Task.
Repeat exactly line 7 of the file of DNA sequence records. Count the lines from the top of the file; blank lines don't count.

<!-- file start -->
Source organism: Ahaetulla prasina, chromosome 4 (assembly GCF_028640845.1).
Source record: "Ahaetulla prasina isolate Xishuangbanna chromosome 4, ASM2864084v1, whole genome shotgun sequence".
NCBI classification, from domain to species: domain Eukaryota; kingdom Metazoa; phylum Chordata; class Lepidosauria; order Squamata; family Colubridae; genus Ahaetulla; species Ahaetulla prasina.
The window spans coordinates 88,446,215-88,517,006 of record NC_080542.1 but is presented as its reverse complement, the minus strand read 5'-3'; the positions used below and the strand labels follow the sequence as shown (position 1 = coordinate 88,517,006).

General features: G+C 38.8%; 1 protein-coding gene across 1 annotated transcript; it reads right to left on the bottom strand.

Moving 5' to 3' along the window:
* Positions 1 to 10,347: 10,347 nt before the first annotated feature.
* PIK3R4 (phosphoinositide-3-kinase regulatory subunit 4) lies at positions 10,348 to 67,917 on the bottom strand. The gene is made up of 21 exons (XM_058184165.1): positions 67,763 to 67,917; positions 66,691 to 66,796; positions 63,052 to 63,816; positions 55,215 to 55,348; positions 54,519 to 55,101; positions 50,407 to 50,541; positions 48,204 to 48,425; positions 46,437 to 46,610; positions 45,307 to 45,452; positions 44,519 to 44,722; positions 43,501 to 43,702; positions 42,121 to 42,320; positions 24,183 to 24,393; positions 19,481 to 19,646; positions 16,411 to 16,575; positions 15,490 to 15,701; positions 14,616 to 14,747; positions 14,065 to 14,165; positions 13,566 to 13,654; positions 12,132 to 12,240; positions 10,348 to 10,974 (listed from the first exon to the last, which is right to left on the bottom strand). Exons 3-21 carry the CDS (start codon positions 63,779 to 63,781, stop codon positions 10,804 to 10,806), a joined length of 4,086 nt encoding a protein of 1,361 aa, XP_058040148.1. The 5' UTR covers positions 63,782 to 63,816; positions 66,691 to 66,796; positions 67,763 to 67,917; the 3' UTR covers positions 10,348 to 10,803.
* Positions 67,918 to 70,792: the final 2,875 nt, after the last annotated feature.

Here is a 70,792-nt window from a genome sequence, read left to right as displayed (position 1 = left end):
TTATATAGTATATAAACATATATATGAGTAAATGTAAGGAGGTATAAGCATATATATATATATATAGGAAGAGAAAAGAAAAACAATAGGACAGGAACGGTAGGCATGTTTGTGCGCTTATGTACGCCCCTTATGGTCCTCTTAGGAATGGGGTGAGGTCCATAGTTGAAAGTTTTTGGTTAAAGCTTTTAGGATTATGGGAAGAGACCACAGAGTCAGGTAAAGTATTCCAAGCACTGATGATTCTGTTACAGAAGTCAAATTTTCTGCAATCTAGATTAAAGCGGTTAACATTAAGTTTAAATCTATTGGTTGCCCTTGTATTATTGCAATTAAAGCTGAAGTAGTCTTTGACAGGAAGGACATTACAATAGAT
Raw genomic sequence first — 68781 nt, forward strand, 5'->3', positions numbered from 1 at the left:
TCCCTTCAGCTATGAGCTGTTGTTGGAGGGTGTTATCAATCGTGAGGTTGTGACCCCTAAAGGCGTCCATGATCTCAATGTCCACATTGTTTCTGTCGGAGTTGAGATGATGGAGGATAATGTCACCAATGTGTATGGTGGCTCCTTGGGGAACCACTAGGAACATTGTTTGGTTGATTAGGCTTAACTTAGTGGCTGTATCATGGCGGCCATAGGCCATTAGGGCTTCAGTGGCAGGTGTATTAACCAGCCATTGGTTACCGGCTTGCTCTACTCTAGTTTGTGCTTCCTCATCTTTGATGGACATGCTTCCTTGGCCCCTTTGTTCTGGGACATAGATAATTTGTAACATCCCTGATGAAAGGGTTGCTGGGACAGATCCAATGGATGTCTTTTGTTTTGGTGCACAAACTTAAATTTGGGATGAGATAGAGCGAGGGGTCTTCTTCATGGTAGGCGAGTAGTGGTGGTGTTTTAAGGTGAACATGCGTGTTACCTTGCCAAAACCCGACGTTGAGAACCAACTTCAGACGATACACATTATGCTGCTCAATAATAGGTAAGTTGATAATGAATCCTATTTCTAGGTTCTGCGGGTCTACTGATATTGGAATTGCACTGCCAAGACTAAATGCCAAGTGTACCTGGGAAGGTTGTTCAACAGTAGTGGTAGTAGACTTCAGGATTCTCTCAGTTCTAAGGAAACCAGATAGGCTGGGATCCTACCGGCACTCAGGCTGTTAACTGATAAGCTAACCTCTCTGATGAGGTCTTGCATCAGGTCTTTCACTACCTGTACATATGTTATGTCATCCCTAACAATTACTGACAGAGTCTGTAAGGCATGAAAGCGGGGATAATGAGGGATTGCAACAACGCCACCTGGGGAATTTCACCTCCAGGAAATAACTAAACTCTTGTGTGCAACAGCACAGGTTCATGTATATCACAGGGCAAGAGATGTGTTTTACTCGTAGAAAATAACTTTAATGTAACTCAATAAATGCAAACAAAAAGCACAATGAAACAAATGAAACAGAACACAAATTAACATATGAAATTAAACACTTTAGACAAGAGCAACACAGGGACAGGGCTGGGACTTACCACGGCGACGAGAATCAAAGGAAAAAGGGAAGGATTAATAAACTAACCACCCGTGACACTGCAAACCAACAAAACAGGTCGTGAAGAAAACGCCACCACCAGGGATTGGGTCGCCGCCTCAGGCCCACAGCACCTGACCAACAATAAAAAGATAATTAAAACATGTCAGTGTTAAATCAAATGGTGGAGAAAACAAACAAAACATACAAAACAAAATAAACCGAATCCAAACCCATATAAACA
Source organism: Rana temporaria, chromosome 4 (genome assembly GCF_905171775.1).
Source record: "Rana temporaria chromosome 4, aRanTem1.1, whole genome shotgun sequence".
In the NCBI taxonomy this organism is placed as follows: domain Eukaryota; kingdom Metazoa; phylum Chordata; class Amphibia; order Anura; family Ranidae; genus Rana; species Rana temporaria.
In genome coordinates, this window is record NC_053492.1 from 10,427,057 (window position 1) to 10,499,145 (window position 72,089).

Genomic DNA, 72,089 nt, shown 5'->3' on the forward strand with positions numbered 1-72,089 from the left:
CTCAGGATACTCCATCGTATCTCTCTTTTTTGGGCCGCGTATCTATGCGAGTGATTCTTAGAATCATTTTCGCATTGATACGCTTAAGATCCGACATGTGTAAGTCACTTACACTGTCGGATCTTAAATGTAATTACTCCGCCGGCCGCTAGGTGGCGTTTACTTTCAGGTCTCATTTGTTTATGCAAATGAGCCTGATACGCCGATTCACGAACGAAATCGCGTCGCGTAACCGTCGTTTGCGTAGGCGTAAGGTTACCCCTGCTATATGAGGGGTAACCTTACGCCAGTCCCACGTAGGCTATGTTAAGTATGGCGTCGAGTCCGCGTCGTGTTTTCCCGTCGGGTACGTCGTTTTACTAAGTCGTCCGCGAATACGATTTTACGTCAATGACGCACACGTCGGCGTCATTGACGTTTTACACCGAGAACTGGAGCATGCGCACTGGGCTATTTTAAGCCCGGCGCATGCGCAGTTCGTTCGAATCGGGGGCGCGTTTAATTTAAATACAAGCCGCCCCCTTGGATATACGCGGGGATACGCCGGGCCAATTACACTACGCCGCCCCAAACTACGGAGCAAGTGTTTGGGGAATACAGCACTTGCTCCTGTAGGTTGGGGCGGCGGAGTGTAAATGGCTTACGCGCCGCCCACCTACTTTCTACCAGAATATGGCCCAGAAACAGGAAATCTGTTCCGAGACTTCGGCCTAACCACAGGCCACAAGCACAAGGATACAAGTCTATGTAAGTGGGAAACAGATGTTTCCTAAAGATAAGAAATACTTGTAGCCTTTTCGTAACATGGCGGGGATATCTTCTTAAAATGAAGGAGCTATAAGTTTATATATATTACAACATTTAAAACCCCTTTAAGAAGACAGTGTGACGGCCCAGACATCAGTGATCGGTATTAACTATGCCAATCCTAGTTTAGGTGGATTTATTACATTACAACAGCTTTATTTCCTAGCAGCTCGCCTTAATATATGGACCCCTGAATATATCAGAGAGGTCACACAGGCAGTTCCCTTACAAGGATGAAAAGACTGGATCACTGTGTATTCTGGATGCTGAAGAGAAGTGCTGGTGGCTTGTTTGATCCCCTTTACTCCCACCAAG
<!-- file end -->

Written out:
* Positions 1 to 10,347: 10,347 nt before the first annotated feature.